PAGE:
Easy Pantry Recipes I’ve Been Loving

A selection of pantry ingredients

I’m going to be honest: food has been a big focus for me during lockdown. My pantry has become a place of obsession, where I’ve tried to reinvent meals using the tins and dried goods I already have to hand.

Obviously, there were some failures: the fresh pasta that crumbled away, and the overly dry flapjacks that I eyeballed and put too many oats in, are just a few. But here, I want to show you a few highlights, made from food that’s pretty easy to get hold of, and can also be adapted to whatever you have lying around…

5 Easy Meal Recipes Using Pantry Ingredients

Fried Bread & Tomatoes

Fried Bread and Tomatoes

In my guide to reducing food waste, one of my top tips is to freeze stale bread. It’s the perfect way to preserve it for toasting, making croutons, or grinding up into breadcrumbs. But what about using it in fried bread recipe?

My anti-food-waste take on Ottolenghi’s Tomato & Bread Salad is quite simple – replace the fresh bread with frozen stale bread, nix the anchovies (ew), throw in whatever tomatoes you have, and use any herbs/additions you have around. I’ve been building our ingredients cupboard for a while so I have capers and chilli flakes to-hand, but if you don’t have them, that’s ok too – you could substitute them for example, olives and a sprinkle of chilli powder, or leave out completely. (That’s why I love cooking more than baking – you can still cook even if you don’t have all the ingredients!)

Courgette, Basil & Pea Soup

Courgette and Pea Soup

Another anti-food-waste tip from me before I introduce this recipe: freeze your herbs! You may already buy frozen peas, broccoli, and leafy greens, so why not also get frozen herbs? Herbs take cooking to another level so easily, but can wilt quickly in the fridge, so preserve them in your freezer. I recommend getting started with basil, coriander, dill, and parsley, and build out from there.

Now, onto the recipe: one of the best soups in my repertoire is this Courgette & Pea soup, which was first introduced to me by my friend Megha. It has a stock base, so it’s perfect to make whenever you’ve got leftover vegetable scraps (just make sure to follow Kitchn’s advice on stock-making, and avoid certain veggies to stop it from becoming overpowering). And if you don’t have scraps to make a stock? Use a stock cube of course!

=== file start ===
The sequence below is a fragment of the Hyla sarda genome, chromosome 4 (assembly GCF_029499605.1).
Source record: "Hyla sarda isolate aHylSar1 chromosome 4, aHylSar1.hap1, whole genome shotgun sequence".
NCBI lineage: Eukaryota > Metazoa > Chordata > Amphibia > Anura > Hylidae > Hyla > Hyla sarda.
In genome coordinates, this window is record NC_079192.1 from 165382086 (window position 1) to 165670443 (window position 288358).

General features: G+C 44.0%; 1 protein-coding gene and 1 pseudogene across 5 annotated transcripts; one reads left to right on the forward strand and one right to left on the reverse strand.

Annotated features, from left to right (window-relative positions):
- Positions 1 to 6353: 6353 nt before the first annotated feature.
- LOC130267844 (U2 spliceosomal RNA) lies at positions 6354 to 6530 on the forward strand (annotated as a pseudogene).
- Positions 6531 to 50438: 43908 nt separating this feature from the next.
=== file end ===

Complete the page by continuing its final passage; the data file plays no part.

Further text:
Admittedly, this soup requires fresh courgettes, which I have to plan ahead for, but everything else used are kitchen essentials: garlic, olive oil, frozen peas, frozen basil, and I use lemon juice instead of lemon zest.

Ramen & Mushrooms

Ramen and Leftover Mushrooms

If you’re still a student-at-heart, this recipe is for you. I loved ramen when I first started university: it’s quick, easy, cheap… it just misses out on the nutrition side of things.

When lockdown was first announced, I decided to buy a few extras that would keep well in the pantry, and ramen packets was one of those items. They’re still a rare treat for me, and this dish makes the most of ramen, alongside old mushrooms and any other leftover veggies you’ve got lying around.

For the ramen, make as per the packet’s instructions. For the mushrooms, cut 1cm thick slices and fry on a high heat with a little oil until brown. Remove from heat, add a splash of soy sauce, and then top the ramen. And for the topping, use any leftover veggies you’ve got lying around: spring onion stalks, tomatoes, whatever – just dice and throw on top.

(With or Without Egg) Shakshuka

Eggs Shakshuka

Hands up, who else misses brunch? Despite my boyfriend making the best coffee and the best eggs in the world, there’s always a little something missing when it’s served at home.

This Shakshuka recipe adds something extra that doesn’t totally fill the brunch-shaped-hole in my heart, but does jazz up the usual lunchtime meal. Its main ingredient is tinned tomatoes, which are a real kitchen cupboard staple for me, as well as onions, garlic, red chilli (frozen!), and coriander (also frozen). If you’re like me and occasionally eat eggs, you can also poach eggs in the sauce at the end, or serve it with scrambled eggs (pictured here).

Leek & Potato Soup

Vegan Leek and Potato Soup

Finally, here’s a recipe that makes the most of traditional British vegetables: Leek & Potato Soup.

Onions, leeks, and potatoes are all in season right now, and this is one of the heartiest and most delicious ways to serve them. I’ve actually had a real thing for potatoes recently – perhaps because they’ve been so easy to get hold of, in comparison to other carbohydrate staples like pasta or rice.

I shared this recipe within my review of Prestige Cookware’s Eco Pots & Pans review, so scroll to the bottom to follow it.


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